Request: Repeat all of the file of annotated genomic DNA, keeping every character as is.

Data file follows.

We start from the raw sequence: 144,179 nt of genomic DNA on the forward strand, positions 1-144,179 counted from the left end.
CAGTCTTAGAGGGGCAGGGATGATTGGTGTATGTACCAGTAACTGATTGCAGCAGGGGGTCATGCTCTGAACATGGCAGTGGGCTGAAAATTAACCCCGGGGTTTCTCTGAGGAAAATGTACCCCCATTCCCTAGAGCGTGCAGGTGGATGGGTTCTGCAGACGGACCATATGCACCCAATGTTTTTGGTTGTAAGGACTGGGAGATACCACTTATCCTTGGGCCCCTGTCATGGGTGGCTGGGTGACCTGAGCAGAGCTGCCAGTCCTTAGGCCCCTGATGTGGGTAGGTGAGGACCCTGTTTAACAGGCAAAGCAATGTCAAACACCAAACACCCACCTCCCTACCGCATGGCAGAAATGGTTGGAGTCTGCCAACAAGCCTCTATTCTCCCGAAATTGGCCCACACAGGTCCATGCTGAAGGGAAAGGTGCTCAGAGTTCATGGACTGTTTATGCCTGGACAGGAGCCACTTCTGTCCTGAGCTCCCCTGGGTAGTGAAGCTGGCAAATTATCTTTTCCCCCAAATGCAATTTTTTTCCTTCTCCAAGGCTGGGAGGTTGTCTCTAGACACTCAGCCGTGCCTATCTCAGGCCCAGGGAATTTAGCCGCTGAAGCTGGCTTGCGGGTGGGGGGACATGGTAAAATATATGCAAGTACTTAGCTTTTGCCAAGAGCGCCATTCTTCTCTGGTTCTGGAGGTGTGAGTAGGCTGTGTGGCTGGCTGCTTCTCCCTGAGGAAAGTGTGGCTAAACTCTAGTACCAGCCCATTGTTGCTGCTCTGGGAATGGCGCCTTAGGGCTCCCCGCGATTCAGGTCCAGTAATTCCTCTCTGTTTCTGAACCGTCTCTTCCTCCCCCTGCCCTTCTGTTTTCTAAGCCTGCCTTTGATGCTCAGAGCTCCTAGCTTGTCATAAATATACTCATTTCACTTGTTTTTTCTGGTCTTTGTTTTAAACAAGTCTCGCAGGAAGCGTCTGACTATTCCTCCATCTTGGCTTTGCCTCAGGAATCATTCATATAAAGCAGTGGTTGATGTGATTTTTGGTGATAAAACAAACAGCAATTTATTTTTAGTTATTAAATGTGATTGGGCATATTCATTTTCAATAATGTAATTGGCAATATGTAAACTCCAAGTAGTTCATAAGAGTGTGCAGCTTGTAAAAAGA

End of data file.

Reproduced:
We start from the raw sequence: 144,179 nt of genomic DNA on the forward strand, positions 1-144,179 counted from the left end.
CAGTCTTAGAGGGGCAGGGATGATTGGTGTATGTACCAGTAACTGATTGCAGCAGGGGGTCATGCTCTGAACATGGCAGTGGGCTGAAAATTAACCCCGGGGTTTCTCTGAGGAAAATGTACCCCCATTCCCTAGAGCGTGCAGGTGGATGGGTTCTGCAGACGGACCATATGCACCCAATGTTTTTGGTTGTAAGGACTGGGAGATACCACTTATCCTTGGGCCCCTGTCATGGGTGGCTGGGTGACCTGAGCAGAGCTGCCAGTCCTTAGGCCCCTGATGTGGGTAGGTGAGGACCCTGTTTAACAGGCAAAGCAATGTCAAACACCAAACACCCACCTCCCTACCGCATGGCAGAAATGGTTGGAGTCTGCCAACAAGCCTCTATTCTCCCGAAATTGGCCCACACAGGTCCATGCTGAAGGGAAAGGTGCTCAGAGTTCATGGACTGTTTATGCCTGGACAGGAGCCACTTCTGTCCTGAGCTCCCCTGGGTAGTGAAGCTGGCAAATTATCTTTTCCCCCAAATGCAATTTTTTTCCTTCTCCAAGGCTGGGAGGTTGTCTCTAGACACTCAGCCGTGCCTATCTCAGGCCCAGGGAATTTAGCCGCTGAAGCTGGCTTGCGGGTGGGGGGACATGGTAAAATATATGCAAGTACTTAGCTTTTGCCAAGAGCGCCATTCTTCTCTGGTTCTGGAGGTGTGAGTAGGCTGTGTGGCTGGCTGCTTCTCCCTGAGGAAAGTGTGGCTAAACTCTAGTACCAGCCCATTGTTGCTGCTCTGGGAATGGCGCCTTAGGGCTCCCCGCGATTCAGGTCCAGTAATTCCTCTCTGTTTCTGAACCGTCTCTTCCTCCCCCTGCCCTTCTGTTTTCTAAGCCTGCCTTTGATGCTCAGAGCTCCTAGCTTGTCATAAATATACTCATTTCACTTGTTTTTTCTGGTCTTTGTTTTAAACAAGTCTCGCAGGAAGCGTCTGACTATTCCTCCATCTTGGCTTTGCCTCAGGAATCATTCATATAAAGCAGTGGTTGATGTGATTTTTGGTGATAAAACAAACAGCAATTTATTTTTAGTTATTAAATGTGATTGGGCATATTCATTTTCAATAATGTAATTGGCAATATGTAAACTCCAAGTAGTTCATAAGAGTGTGCAGCTTGTAAAAAGA